east austin studio tour 2018
Check out our Indiegogo Campaign to learn more deets on the project and check out my Instagram Stories to see what people got off their chests!
Artists Julie Ahmad, Billie Claire, Haley Lebeuf and Jennifer Pate are coming together to form Femme- Easta; an all female group of Austin artists showing together at Big Medium's East Austin Studio Tour this fall to present, “We Have Something to get off our Chest.” This showcase will feature current work from all the artists, as well as a unique, interactive installation that all attendees are encouraged to contribute.
Participants are invited to choose or create their own quote or phrase outlining a social construct that resonates with the individual and is something they “want to get off their chest”. For example, “Women aren’t catty, people are,” “I’m only a whore because my sexuality scares you,” or “Our rights do not diminish yours.”
Then, participants will take a polaroid photo with their quote, and add their photo to a chalkboard wall under the phrase, “We have something to get off our chest...” which will be hand-lettered and illustrated by Billie Claire and Jenn Pate.
Through this installation, the artists hope participants will feel freed, validated, and find connections with others who feel the same. Our goal is to have as many participants contribute as possible. Please see our Indiegogo campaign to see how you can get involved and support the project even before it's installed for the tour.
"Slut shaming is not ok,I want women to stop internalizing it; and stop contributing to it. I don’t think women realize how much this bring us down and diminishes our power as a whole.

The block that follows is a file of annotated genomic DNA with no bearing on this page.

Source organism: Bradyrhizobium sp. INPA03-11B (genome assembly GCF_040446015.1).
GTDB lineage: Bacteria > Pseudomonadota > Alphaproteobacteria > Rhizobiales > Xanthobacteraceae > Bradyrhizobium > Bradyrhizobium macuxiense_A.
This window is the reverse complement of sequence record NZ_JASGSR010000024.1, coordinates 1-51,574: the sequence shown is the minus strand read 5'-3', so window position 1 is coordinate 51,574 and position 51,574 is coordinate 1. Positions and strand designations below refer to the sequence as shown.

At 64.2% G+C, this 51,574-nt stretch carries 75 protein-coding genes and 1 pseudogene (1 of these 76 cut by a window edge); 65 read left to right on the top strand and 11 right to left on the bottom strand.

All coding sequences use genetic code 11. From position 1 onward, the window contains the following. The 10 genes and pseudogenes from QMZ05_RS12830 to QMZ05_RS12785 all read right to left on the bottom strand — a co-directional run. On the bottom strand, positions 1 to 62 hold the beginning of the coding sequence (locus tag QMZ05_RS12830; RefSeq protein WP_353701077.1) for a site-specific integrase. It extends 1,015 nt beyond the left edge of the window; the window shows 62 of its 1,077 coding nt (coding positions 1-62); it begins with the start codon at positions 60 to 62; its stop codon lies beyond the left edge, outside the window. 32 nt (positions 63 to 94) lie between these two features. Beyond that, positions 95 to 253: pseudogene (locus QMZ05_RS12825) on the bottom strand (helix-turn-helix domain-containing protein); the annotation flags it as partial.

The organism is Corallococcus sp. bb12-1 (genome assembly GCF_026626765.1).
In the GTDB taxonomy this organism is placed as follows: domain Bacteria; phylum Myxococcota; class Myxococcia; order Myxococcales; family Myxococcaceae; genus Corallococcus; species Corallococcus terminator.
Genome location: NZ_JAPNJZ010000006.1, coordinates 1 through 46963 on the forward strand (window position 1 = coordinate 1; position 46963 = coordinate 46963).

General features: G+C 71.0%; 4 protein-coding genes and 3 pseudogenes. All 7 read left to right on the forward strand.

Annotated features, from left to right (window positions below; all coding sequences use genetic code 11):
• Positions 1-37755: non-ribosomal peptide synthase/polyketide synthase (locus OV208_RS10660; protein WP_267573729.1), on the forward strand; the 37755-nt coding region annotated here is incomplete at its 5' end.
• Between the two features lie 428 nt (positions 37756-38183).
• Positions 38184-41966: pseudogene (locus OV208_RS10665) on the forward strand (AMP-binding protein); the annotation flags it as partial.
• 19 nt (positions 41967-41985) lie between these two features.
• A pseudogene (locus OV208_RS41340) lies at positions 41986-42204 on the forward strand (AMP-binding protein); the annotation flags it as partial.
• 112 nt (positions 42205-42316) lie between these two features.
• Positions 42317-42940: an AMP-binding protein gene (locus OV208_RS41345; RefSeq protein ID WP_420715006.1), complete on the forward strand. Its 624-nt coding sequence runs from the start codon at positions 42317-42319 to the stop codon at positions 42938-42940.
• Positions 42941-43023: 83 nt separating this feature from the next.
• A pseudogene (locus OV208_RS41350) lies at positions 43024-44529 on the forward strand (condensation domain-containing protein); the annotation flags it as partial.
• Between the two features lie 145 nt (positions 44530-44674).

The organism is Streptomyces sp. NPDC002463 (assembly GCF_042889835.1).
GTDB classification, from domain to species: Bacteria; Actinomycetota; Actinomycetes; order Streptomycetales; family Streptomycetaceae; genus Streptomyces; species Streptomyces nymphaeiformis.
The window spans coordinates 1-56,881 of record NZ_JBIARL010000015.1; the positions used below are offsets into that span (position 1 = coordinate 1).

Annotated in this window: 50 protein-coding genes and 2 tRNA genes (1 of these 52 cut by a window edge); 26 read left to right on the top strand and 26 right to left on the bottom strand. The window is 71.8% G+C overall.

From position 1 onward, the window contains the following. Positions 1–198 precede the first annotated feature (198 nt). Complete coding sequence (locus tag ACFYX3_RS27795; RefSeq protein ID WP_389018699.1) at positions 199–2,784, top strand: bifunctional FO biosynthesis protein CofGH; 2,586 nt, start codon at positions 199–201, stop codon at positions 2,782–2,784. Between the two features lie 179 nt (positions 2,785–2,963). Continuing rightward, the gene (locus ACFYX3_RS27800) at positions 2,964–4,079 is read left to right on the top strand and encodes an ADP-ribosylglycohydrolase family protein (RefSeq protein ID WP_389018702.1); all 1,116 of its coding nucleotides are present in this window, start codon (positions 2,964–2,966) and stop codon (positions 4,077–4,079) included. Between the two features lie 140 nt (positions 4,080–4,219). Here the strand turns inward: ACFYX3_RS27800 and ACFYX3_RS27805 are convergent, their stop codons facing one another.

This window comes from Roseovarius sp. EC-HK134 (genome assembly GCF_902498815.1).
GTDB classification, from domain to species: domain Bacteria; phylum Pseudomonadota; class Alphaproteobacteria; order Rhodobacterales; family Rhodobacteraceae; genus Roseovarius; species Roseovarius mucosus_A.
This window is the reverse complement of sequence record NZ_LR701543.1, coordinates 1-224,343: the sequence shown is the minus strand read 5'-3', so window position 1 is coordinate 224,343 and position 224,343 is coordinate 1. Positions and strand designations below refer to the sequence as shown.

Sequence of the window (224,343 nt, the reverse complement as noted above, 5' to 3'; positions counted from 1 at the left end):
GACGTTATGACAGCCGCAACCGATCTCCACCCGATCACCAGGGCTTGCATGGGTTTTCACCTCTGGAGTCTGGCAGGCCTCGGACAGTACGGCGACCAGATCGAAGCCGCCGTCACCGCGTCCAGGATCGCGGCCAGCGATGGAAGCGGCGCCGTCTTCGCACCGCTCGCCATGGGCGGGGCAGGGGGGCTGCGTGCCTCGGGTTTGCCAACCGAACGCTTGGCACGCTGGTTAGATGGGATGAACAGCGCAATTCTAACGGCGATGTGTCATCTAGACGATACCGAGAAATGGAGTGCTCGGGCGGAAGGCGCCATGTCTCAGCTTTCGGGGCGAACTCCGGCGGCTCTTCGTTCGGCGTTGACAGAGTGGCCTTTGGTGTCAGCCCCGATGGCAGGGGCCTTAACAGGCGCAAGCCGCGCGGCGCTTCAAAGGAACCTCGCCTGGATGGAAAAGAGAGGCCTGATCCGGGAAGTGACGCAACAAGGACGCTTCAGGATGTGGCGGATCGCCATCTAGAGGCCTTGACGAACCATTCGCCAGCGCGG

My hope is that more people will see sexuality as a source of energy, power and creativity that can be channeled and celebrated. Far too often the patriarchal view is present in our society that teaches us to be ashamed and not to embrace or even fully own our bodies.
I want women to know it’s okay to be sexual, it’s okay to be modest, it’s ok to experiment with the two and ultimately it’s most important to honor yourself."
“In regard to the current feminist climate, it seems that men often feel as though they are being attacked by women when we speak out about the indiscretion of other men, the indignities we face daily or when we simply speak of our frustrations,” Haley Lebeuf says. “They bemoan that this whole ‘movement’ is getting out of hand, and that they won’t be able to do anything in this post #MeToo world. Some men―and women―cling to the stories from these individuals that are not true, because they don't want to believe that men they looked up to could treat women so terribly."
"As a female business owner, being called a girl is very patronizing and belittling. It defines how I am being perceived, disqualifies what I have to say, and objectifies me by my appearance. Being a female business owner in my 20's should be seen as an accomplishment not a reason for me to prove my worth to anyone. I'm beyond grateful for all the inspiring women before me that have all fought for equal respect because it provides me with endless support and strength to continue the race."
“I think the bottom line for me is: Can we all quit with the judging and actually show some acceptance for other people? It saddens me to think about how many times we pause in our actions based on what 'society might think' or 'what society expects from me.' Should I wear this crop top? I don't know, what if people think I'm fat. Should I ask for that raise? I don't know, I don't want to come across too strong, or too bossy. The bottom line before judging someone should be: Are they threatening my safety, or the safety of those around me? If not, then can't we just let them be who they want to be?"